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Bill Hilts Jr.: A mother’s love and support cannot be replaced

As we transferred our mother, Sylvia, to Niagara Hospice via ambulance, I couldn’t believe the brilliant sunset and picturesque cloud formations that greeted her. My thoughts were on the pearly gates preparing for a grand entrance. If anyone deserved to walk the stairway to heaven, it was my Mom.

“When I find myself in Times of Trouble, Mother Mary comes to me …”

Like the saying goes, behind every successful man is a good woman. The saying couldn’t be more true than in our family growing up. When she married my dad back in 1955, it was a different time. The outdoors became an important part of our life as we camped in the Adirondacks on family vacations every summer. My first camping trip was at 6 weeks old. As dad became more involved with the outdoors and the outdoor writing scene, it was mom who held down the fort. She ran a tight ship, as best she could with three sons and a daughter. If life was an orchestra, she was the maestro. If we violated the rules, though, we were given to dad for disciplinary purposes.

“Speaking words of Wisdom, Let it be.”

When we traveled across the country to attend outdoor writer conferences, with a Scotty travel trailer in tow, she was the cook, organizer, co-pilot, nurse and mother all rolled up into one – the conductor.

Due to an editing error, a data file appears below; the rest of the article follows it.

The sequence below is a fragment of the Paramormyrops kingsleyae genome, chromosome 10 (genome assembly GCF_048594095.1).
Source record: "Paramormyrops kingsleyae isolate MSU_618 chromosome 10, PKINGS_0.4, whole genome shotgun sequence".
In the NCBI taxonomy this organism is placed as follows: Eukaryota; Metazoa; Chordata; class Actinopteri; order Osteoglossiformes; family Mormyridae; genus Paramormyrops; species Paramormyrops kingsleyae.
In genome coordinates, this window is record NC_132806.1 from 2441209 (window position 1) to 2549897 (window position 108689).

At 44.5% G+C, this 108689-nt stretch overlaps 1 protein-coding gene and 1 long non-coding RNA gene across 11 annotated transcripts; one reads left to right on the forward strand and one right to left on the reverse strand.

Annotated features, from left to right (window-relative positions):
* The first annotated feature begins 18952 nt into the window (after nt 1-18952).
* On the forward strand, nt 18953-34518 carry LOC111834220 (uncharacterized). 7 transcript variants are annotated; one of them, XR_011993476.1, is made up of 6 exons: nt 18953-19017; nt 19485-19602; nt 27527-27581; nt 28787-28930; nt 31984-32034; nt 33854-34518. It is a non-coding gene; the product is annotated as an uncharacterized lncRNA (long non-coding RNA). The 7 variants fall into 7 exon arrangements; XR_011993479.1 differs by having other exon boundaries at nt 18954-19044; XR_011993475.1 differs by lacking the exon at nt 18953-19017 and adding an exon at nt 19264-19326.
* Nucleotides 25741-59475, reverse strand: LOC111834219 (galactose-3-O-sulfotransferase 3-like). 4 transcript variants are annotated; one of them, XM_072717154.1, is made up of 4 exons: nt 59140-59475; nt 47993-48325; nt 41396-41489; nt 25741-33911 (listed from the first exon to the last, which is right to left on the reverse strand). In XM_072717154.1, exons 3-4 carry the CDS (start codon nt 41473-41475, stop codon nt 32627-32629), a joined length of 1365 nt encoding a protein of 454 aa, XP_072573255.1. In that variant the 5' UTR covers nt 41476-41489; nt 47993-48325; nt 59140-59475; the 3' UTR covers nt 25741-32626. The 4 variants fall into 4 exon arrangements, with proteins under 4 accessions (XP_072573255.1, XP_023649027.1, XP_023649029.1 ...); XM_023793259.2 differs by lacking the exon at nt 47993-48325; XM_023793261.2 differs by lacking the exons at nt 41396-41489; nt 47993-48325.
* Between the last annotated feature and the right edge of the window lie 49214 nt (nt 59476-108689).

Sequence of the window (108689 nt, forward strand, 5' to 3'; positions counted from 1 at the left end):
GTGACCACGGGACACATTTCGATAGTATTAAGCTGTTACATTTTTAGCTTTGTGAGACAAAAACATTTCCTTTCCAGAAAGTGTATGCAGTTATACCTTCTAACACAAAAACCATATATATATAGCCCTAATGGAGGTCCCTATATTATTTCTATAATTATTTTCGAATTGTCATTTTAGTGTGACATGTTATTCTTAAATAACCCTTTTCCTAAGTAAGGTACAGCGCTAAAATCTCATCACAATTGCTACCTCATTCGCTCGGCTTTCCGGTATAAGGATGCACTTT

Along the way on trips to Colorado, Idaho, Saskatchewan, Maine, Florida and Louisiana, she helped the time pass as the social director. Some of this was documented in the book “Wheels of Joy,” written by another matriarch of the family, Dorothy Hilts of Sanborn, my late grandmother. Yes, writing runs in the family. Even mom penned some outdoor columns along the way.

On the cooking front, Mom was a mentor of sorts. She started out as a novice (like we all do), but with the help of her mom, Adelia, and some pretty amazing friends she met along the way, her culinary talents catapulted by leaps and bounds – especially in relation to fish and wild game.

She was the reason for my cooking obsession and I would often turn to her for recipes or advice when it came to cooking something from the wilder side. While my specialty is any kind of food on a charcoal grill, I love to dabble in different fish and game dishes in the oven or on the stove, trying different concoctions along the way. It’s a way to gain personal satisfaction, at the same time share the rewards of our adventures in the woods and on the waters. Give me someone who doesn’t like venison and I will try to change their mind. My percentage rate is high for the conversion and I owe it all to her.

“And in my hour of darkness she is standing right in front of me …”

She also helped to plant a seed for reading and writing. In the early years when I won a contest for a fire safety essay and an English classroom challenge on a story about being stranded in the wilderness for a month, she worked closely with me on making it the best it could be. I did the work but she guided my path. She instilled a sense of pride and a desire to achieve at a higher level.